For Decades, Contact Tracers Have Stemmed the Spread of HIV, Ebola, Zika and Are Needed Now More Than Ever to Fight Back Against COVID-19
As President Trump prepares the nation to re-open parts of the U.S economy, Disease Intervention Specialists (DIS) – or STD contact tracers – are being recognized as an essential component to help curb infections and help recover from the COVID pandemic.
On NBC Nightly News, reporter Sam Brock outlined the vital role that contact tracers play in contacting those who have contracted diseases, tracking infections, and preventing further spread by isolating the source.
Mr. Brock interviewed David C. Harvey, executive director for the National Coalition of STD Directors (NCSD), who explained, “We need tried and true experts on the ground who know how to do this work.” Mr. Brock also detailed that a new report from John Hopkins University advocates adding an extra 100,000 contact tracers, a role that takes a year to properly train for.
Harvey also spoke to Erin Billups on Spectrum News, and in response to the news that major tech companies are designing apps for contact tracing, he emphasized that the latest technology can’t replace the skills of these public health workers: “Most people are not going to elect to allow a tech company or the government to pinpoint their location at any point in the day to give them warnings about proximity to other COVID patients…We welcome new technology platforms, but nothing replaces person-to-person contact with real people – boots on the ground – that folks trust in local communities so that we’re breaking the chain of infection.”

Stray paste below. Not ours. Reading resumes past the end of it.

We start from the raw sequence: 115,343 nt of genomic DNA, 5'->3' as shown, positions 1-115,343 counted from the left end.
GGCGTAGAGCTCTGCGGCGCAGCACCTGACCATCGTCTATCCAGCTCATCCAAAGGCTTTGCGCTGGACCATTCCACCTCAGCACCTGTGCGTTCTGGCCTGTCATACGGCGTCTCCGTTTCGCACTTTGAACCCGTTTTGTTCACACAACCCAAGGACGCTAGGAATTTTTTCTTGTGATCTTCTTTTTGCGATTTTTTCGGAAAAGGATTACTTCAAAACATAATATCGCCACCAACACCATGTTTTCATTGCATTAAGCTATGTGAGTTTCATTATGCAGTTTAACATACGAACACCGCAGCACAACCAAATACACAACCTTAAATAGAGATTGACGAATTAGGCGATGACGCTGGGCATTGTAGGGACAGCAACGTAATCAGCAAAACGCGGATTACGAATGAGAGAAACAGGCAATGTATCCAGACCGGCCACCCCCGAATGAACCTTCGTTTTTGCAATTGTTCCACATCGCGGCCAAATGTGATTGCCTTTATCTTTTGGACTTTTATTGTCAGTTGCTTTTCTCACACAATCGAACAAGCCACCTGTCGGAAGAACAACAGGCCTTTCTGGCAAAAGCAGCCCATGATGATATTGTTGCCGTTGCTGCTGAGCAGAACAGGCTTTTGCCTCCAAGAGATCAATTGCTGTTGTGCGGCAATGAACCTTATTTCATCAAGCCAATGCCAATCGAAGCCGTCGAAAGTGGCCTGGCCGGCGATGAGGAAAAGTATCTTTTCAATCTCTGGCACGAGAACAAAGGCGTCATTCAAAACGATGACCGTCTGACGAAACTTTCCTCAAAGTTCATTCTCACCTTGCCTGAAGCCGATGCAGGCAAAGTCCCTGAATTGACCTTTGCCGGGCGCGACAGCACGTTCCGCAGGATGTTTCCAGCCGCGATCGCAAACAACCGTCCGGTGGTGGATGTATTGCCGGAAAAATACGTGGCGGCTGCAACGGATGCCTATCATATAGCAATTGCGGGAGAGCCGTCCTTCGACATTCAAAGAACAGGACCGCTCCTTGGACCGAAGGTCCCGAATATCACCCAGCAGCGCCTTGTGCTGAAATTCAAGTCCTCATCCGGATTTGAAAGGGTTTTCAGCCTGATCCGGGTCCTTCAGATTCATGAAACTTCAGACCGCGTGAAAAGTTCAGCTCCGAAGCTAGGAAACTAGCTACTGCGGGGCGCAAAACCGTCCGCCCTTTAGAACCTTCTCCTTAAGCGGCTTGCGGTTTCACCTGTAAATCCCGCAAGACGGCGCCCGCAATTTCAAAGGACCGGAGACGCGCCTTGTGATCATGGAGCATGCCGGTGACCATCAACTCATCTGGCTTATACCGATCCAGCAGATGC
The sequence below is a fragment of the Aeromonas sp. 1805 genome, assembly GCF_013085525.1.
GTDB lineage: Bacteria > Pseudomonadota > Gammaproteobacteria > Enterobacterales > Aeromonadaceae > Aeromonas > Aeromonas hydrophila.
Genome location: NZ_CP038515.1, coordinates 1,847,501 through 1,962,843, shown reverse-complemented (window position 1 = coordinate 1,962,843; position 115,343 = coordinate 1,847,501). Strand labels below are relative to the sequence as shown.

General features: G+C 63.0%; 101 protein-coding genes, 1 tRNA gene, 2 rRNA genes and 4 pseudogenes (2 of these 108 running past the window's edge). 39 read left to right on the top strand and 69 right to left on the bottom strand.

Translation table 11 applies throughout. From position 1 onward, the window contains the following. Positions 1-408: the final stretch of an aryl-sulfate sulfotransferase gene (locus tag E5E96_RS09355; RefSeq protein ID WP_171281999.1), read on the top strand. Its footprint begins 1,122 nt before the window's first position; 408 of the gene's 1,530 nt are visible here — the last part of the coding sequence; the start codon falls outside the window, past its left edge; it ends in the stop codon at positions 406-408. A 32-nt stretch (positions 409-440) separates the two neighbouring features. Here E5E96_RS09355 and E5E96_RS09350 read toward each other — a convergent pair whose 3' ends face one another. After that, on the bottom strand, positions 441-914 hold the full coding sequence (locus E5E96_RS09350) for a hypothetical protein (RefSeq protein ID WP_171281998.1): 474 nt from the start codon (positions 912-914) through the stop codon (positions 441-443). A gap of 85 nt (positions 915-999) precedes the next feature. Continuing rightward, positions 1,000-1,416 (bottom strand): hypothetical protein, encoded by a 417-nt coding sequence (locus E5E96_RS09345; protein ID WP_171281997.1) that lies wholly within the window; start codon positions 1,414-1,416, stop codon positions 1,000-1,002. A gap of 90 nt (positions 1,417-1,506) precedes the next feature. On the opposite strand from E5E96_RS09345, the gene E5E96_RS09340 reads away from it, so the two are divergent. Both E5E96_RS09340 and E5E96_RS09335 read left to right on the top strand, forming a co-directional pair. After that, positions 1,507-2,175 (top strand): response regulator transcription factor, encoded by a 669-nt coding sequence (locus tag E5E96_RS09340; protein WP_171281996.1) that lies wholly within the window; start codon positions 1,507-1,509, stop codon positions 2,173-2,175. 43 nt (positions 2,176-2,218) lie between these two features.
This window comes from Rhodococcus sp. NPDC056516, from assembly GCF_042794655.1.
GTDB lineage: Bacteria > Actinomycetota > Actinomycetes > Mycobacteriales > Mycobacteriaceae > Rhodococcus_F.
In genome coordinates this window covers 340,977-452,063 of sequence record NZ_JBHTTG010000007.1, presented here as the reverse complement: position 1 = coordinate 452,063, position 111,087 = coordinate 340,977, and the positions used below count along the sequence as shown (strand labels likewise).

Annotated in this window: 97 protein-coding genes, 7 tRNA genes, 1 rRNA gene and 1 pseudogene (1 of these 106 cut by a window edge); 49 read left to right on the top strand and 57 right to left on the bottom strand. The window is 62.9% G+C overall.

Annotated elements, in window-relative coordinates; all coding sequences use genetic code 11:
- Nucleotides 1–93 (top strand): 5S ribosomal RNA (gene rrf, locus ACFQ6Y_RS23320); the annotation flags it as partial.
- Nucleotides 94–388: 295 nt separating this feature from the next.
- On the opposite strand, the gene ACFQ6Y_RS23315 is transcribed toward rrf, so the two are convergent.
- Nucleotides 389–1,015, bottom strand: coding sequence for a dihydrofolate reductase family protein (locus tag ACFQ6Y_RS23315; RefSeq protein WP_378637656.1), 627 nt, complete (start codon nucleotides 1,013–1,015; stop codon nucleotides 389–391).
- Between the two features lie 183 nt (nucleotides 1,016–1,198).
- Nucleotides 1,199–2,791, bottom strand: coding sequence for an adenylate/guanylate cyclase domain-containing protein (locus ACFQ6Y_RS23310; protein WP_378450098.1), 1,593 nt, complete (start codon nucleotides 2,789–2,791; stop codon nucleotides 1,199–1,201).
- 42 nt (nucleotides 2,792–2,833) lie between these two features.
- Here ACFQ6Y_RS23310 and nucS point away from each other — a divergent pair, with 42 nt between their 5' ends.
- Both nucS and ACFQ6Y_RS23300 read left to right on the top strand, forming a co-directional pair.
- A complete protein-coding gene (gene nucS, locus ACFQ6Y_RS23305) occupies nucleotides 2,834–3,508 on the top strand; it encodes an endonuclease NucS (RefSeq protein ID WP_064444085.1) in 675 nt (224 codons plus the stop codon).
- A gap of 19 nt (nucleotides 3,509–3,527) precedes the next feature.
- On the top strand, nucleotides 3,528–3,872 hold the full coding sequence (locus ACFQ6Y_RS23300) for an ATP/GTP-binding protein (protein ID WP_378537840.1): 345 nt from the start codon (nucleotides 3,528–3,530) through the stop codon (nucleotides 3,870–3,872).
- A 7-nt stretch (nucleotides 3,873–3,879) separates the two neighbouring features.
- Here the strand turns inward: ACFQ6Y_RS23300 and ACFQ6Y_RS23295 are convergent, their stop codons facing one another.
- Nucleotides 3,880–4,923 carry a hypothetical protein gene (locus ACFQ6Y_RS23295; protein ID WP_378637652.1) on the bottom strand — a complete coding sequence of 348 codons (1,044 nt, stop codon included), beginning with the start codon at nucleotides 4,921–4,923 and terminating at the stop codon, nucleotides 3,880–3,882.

And in an interview with Politico, Harvey said that while contact tracers are familiar with community of color after closely working with them for decades, this is a workforce that is still being overlooked.
A recent story in Route Fifty reinforced the importance of these skilled public health workers, outlining the strategy of individual states hiring contact tracers through partnerships and public health departments. According to the NCSD, “the majority of the 2,000 STD disease investigation specialists employed across the country have already been detailed to coronavirus-related work, including contact tracing.”
Correspondent Andrea Noble then explains, “Bryana Fryczynski, a disease intervention specialist with the Michigan Department of Public Health and Human Services who is now focused on Covid-19 tracing efforts, said the work is very similar to tracking the community spread of STDs like syphilis or HIV, except she now conducts all of her outreach by phone, text or email rather than in person.”
The role of DIS was further explained by Dr. Christopher Hall, the Clinical Advisory Chair for NCSD, who outlined the importance of appropriate funding to ensure that workers are hired, trained, and ready to respond to the crisis.
The full explanatory video by Dr. Hall can be found here.
The National Coalition of STD Directors is a national public health membership organization representing health department STD directors, their support staff, and community-based partners across 50 states, seven large cities, and eight US territories. Our mission is to advance effective STD prevention programs and services across the country. NCSD does this as the voice of our membership. We provide leadership, build capacity, convene partners, and advocate. Go to ncsddc.org for more information.